The long-awaited release of SQL Server Management Studio (SSMS) 2016 is approaching, bringing with it a more modern look and feel, more features, and more advantages for users.
At Redgate, we’ve been working closely with Microsoft to make sure the latest version of SQL Source Control supports SSMS 2016 from launch day.
SQL Source Control is an add-in for SSMS and links databases to version control systems, giving users the ability to version control their database schemas and reference data alongside their applications.
Because it works inside SSMS, support for the latest version has been a requirement since the launch of SQL Source Control in 2010. This is where the challenge lies.
On the one hand, SSMS is the user interface that interacts with SQL Server and has traditionally been updated at every major release of SQL Server. Supporting each release is not a small job.
On the other, SQL Source Control is itself an evolving product that has its own release cycle, delivering ongoing improvements and added features to users.
Since 2010, SQL Server has seen two big releases, while SQL Source Control has moved on from version 1 to the newly released version 5. At every release, software developers at Redgate make sure SQL Source Control works with the latest version of SSMS, despite the normal pressures of a weekly release cycle for the team.
And SSMS 2016 is a big step for Microsoft.
SSMS is built on the Visual Studio (VS) shell and has conventionally lagged a version or two behind. In a determined effort to bring homogeneity across its products, Microsoft is updating SSMS 2016 to the latest VS 2015 shell.
With the preview version of SSMS 2016 already released and the full release due soon, Redgate and Microsoft have been collaborating to make sure SQL Source Control fully supports the preview release of the popular IDE, so it’s up to date as soon as it becomes available to users.
Elizabeth Ayer, Redgate Product Manager, explains. “We’ve been working with Microsoft to make sure SQL Source Control fully supports the latest version of SSMS in time for its release. It was invaluable to get such close cooperation from the team at Microsoft and a real benefit to users. They gave our team advance access to the latest SSMS 2016 builds, as well as ongoing advice and help.”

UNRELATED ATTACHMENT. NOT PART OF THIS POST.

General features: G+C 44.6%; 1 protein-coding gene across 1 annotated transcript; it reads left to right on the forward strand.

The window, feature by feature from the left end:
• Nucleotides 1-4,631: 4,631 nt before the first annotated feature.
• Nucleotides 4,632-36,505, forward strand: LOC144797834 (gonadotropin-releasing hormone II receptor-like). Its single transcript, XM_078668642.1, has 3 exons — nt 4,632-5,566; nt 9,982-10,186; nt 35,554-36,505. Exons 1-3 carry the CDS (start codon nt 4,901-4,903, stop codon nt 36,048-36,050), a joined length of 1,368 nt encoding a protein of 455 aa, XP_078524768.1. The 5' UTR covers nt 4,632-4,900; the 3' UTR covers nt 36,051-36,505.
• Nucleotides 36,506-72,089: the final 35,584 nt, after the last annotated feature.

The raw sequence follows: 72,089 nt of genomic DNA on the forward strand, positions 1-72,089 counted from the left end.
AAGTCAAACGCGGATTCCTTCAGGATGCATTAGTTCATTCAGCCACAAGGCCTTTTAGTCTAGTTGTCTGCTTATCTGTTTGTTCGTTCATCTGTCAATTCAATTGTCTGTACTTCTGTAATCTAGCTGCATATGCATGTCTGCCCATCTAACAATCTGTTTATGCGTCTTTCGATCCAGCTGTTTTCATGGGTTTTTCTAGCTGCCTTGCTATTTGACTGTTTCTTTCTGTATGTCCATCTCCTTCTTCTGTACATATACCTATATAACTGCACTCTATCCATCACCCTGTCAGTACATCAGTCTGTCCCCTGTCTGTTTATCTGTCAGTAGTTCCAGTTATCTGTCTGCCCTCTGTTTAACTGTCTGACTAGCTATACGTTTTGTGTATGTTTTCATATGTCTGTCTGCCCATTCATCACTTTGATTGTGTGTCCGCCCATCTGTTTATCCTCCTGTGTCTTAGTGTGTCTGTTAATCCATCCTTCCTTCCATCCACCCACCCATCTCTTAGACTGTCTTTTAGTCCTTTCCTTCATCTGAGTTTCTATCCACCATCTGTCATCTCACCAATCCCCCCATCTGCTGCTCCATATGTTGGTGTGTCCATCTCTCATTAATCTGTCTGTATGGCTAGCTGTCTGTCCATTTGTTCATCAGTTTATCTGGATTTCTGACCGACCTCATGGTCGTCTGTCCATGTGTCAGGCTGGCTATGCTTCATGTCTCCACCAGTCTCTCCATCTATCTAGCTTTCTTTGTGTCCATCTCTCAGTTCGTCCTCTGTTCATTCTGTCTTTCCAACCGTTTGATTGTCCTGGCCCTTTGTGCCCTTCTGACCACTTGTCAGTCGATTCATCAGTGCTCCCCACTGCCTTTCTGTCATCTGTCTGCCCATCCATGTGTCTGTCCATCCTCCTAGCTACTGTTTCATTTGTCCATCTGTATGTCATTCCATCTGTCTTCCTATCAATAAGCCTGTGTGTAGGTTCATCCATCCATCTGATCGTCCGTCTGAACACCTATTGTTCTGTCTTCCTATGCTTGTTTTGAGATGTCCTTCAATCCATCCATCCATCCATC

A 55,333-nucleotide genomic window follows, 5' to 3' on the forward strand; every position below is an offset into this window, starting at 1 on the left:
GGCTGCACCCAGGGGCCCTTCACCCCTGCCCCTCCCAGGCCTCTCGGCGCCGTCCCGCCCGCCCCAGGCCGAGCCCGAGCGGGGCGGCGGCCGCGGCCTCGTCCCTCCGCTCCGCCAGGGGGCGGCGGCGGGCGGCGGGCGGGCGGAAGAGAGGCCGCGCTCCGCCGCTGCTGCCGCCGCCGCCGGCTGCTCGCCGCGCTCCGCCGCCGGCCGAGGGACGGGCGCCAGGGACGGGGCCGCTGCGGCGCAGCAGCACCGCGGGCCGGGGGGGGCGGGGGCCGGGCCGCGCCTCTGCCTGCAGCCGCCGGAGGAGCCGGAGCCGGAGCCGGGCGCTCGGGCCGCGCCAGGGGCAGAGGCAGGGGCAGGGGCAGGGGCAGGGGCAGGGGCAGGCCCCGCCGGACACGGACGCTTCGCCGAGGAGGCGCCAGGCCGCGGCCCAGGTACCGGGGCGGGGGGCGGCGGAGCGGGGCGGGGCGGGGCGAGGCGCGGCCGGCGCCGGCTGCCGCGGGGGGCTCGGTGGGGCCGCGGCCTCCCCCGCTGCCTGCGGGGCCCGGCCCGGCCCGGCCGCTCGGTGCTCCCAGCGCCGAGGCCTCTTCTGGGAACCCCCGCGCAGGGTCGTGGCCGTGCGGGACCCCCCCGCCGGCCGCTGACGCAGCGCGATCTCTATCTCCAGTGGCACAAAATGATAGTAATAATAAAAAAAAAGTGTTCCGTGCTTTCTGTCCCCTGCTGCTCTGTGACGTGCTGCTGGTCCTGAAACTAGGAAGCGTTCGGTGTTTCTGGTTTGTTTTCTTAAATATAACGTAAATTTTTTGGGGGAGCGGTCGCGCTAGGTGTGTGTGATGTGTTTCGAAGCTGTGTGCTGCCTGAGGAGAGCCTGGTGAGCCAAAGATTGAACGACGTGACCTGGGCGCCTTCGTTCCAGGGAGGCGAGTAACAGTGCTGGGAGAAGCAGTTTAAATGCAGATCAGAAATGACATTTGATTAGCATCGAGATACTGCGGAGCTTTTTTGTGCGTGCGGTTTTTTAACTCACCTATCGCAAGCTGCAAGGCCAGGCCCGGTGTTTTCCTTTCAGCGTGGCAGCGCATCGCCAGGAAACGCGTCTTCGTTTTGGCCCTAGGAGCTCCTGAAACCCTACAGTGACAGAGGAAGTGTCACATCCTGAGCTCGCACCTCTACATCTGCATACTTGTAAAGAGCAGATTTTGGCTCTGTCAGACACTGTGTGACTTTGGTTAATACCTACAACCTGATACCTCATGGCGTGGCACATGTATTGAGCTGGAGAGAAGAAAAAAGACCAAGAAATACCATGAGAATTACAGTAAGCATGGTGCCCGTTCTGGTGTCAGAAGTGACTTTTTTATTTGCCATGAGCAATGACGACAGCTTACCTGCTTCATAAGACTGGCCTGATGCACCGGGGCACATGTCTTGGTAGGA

“It’s made a real difference,” Elizabeth adds. “It meant we could test our own changes to SQL Source Control at a much earlier stage, and address the upcoming changes in SSMS at the same time. It’s a great demonstration of how two different development teams at two different companies can communicate and collaborate to deliver better products.”
James Billings, Redgate Test Engineer, agrees. “Being able to raise questions with their team saved us a lot of time. For example, we didn’t need to change our code to deal with a particular behavior because they were able to confirm it was something they would fix in the next private build. The direct involvement of Microsoft in the development process was a huge help.”
The result of the collaboration between Redgate and Microsoft hasn’t been lost on users either. Steve Jones, SQL Server Microsoft MVP and founder of popular community website SQL Server Central said of the recent SQL Source Control release: “I’m thrilled by the recent changes in SQL Source Control. Improved support for version control systems such as Git allows me to manage all my database development tasks from within SSMS, and I really like the changes I’ve seen to migration scripts. This is something to get excited about.”
To learn more about the improved migration scripts in SQL Source Control, read this fascinating piece on Simple-Talk from SQL Source Control Product Manager, Elizabeth Ayer.
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